English Blog

Home Alone and Music – Franz Schubert: Piano Sonata in A Major, D 664 Op. posth 120 4/15/20

April 15, 2020

I have been a great friend of “music” and “books” since my childhood. I love my human (!) friendship, but also I love solitude. I appreciate to my friends, books and music, especially in this quarantine period. I can entertain myself! I have been revisiting piano pieces I have learned before, and it is quite fun to see them again. It gives me a smile to see the sloppy notes on the pages. I was very diligent to analyze Bach’s fugues with color pencils  and some obscure signs when I was young! My childhood piano teacher was obsessed by the correct fingerings. She wrote “Correct Fingering” for 2 or 3 times on one page! I have been going through Well Tempered Clavier, Beethoven Sonatas, Schubert Sonatas…

I rekindled with Schubert: Piano Sonata in A Major, D 664. What a Delight! I suppose I studied hard on this piece when I was young. The pages have full of writings. I even can’t see some notes because of corrections. It was very common to use this Japanese edition which my teacher’s teacher edited.  We believed it was the best one, but I ordered Henle edition yesterday! Young Schubert was vacationing with a close friend during the summer of 1819 in Steyr, few hundreds miles to the west of Vienna. He was happy. This sonata was a production from this summer. Schubert talked about “pretty ladies”. From the first note, it is Schubert, beautiful melodies woven into his signature rich harmonies, simple, yet innocent and sincere. Schubert’s hero, Beethoven, is quoted in the second theme of the first movement. But even this quote is not spoken loudly. I can see Schubert is smiling in this quote! The second movement has only one motive, but with Schubert’s genius mind, it tells a full story, beautiful nature he was walking everyday. The last movement is very charming and witty, dancy and chatty.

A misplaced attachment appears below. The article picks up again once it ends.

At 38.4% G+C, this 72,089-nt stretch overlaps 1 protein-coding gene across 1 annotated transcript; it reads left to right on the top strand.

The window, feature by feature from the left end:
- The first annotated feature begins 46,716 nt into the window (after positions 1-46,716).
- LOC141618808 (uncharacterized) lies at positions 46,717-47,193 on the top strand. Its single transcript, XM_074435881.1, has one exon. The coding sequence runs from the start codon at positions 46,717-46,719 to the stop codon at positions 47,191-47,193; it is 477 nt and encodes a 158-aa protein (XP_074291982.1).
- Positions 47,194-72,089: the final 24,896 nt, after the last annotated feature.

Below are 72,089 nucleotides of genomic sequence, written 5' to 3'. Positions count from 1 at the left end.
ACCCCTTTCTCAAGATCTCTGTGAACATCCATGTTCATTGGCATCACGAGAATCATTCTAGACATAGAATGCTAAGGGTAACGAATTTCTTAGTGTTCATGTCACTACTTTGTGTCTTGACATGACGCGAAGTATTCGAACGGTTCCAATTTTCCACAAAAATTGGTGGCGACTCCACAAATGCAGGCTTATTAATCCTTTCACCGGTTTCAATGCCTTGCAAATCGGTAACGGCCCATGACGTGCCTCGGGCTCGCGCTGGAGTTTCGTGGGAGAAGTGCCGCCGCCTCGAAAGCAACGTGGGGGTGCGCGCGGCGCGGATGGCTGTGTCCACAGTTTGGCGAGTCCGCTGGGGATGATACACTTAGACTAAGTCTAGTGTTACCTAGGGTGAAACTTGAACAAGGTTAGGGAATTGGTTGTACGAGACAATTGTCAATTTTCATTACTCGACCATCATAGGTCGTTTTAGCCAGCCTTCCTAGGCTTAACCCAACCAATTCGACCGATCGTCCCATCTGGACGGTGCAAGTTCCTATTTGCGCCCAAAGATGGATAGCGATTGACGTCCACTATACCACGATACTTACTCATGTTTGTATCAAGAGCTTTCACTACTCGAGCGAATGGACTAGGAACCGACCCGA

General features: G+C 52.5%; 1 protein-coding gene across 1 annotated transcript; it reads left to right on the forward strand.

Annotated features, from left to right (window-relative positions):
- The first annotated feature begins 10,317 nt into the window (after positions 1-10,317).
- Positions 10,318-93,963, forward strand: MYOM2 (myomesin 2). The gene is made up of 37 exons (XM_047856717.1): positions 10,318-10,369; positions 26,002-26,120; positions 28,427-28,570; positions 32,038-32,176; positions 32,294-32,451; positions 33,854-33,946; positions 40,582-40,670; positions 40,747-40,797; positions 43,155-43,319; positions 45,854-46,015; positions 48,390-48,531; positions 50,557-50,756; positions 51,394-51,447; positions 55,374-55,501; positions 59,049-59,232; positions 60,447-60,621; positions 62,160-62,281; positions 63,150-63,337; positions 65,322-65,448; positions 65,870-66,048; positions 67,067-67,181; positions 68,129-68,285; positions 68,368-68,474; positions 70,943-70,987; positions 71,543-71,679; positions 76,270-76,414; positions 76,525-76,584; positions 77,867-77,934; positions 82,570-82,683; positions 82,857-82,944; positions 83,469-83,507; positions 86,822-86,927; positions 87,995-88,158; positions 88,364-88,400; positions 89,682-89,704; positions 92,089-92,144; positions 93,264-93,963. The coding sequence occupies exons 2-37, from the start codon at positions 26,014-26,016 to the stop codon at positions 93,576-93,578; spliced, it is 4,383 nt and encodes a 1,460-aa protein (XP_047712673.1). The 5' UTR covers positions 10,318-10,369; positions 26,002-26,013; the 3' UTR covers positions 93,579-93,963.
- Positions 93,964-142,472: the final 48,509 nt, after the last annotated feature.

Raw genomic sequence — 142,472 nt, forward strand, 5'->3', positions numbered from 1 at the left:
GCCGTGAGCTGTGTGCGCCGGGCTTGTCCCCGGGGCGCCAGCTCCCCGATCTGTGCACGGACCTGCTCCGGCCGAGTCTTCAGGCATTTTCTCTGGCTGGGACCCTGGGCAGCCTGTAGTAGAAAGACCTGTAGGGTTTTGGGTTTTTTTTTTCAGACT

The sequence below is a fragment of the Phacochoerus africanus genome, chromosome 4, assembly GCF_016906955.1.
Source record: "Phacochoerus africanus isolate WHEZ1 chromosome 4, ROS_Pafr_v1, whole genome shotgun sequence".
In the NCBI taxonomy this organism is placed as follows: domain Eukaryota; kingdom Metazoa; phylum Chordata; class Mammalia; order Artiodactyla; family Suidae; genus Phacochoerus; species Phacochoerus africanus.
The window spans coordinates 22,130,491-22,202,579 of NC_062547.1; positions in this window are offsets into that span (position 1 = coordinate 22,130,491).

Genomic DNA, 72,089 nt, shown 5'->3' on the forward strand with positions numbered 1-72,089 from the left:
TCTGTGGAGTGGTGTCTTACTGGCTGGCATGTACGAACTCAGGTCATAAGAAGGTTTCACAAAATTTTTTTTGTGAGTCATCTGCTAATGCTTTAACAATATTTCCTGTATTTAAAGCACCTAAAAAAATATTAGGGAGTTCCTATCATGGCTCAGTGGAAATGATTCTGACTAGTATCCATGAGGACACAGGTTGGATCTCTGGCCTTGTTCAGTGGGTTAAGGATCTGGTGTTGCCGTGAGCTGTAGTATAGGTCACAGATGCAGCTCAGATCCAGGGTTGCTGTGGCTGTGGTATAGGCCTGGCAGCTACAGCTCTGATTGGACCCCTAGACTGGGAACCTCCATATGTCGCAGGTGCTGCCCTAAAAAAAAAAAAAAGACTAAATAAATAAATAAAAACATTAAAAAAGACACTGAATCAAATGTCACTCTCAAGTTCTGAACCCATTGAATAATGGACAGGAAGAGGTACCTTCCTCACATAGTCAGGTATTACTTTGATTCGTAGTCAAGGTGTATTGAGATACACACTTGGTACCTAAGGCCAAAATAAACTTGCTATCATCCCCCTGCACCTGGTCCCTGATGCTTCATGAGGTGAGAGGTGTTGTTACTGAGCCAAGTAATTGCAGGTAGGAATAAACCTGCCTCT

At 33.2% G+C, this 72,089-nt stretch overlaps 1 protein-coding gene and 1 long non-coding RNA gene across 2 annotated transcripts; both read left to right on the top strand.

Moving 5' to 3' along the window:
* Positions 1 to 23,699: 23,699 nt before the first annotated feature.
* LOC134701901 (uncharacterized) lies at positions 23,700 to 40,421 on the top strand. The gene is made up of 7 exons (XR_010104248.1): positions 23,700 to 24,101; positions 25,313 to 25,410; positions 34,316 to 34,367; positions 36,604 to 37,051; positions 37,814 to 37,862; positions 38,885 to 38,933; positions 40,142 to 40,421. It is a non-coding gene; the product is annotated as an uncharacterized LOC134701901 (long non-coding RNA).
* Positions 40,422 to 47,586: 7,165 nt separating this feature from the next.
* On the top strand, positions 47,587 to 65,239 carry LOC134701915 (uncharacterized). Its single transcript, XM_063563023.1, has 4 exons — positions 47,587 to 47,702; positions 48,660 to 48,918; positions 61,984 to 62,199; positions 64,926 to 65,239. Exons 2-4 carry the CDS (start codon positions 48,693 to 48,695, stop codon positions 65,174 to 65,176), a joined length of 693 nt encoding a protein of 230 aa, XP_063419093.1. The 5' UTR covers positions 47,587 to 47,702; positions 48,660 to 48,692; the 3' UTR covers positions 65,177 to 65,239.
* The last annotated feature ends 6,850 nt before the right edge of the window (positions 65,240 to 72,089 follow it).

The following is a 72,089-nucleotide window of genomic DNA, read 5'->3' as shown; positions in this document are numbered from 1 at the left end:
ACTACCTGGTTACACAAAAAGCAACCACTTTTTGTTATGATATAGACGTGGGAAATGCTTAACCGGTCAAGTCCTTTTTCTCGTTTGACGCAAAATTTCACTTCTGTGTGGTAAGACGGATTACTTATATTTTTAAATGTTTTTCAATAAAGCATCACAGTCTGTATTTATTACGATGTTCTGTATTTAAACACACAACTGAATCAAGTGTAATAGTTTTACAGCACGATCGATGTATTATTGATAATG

I don’t have Vienna’s nature, but I have blue sky and palm trees, and mockingbird singing all day long. My quarantine time is filled with Schubert’s wonderful mind. I am sure everyone will smile hearing or playing D 664. I have been reading C. P. E. Bach’s “Essay on the True Art of Playing Keyboard Instruments”. He was a true human and I can’t wait to give a report on this book!